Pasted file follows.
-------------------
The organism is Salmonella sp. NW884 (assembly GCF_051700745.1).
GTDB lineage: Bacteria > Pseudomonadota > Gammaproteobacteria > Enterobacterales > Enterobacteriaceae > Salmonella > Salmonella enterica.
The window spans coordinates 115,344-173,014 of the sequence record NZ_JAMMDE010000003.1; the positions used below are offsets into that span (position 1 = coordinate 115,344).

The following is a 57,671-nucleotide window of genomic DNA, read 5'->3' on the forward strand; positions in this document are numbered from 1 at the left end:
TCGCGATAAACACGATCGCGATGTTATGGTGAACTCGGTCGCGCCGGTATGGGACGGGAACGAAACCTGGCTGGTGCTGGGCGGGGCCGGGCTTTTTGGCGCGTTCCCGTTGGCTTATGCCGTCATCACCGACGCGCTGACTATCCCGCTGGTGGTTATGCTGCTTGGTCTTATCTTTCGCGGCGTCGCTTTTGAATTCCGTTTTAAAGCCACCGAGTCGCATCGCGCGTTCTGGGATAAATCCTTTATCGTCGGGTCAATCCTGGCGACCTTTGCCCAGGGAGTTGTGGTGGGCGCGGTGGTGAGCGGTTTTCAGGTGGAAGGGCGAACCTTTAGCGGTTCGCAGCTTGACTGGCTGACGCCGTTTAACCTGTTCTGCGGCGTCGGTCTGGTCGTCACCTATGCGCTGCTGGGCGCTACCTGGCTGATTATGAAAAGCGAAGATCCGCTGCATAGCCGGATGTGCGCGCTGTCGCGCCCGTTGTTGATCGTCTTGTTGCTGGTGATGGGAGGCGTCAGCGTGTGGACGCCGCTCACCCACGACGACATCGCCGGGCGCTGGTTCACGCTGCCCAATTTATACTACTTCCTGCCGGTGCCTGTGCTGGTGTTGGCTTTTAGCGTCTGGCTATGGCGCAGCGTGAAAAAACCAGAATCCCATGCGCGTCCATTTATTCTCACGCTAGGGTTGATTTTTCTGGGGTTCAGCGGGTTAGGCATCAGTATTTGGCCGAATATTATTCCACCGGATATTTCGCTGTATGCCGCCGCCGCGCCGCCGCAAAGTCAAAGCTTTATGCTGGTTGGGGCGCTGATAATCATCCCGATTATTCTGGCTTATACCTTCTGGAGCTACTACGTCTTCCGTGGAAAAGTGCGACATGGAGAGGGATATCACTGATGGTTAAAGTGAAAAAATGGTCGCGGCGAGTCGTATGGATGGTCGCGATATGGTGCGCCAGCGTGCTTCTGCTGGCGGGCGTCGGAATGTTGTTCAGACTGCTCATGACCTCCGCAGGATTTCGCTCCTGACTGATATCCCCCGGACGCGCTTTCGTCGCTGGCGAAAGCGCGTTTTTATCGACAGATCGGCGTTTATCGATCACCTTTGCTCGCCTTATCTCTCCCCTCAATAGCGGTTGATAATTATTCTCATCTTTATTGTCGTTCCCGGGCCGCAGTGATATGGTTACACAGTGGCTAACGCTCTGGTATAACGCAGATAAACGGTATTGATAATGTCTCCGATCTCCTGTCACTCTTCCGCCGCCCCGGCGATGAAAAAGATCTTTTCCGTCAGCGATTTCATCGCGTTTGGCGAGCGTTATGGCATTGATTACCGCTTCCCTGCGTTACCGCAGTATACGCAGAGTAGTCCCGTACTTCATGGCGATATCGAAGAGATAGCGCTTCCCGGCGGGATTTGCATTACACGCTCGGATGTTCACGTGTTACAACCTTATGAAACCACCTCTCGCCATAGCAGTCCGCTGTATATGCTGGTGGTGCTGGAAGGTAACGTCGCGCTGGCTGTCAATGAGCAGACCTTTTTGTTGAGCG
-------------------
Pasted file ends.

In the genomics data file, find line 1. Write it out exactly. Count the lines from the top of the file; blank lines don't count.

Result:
The organism is Salmonella sp. NW884 (assembly GCF_051700745.1).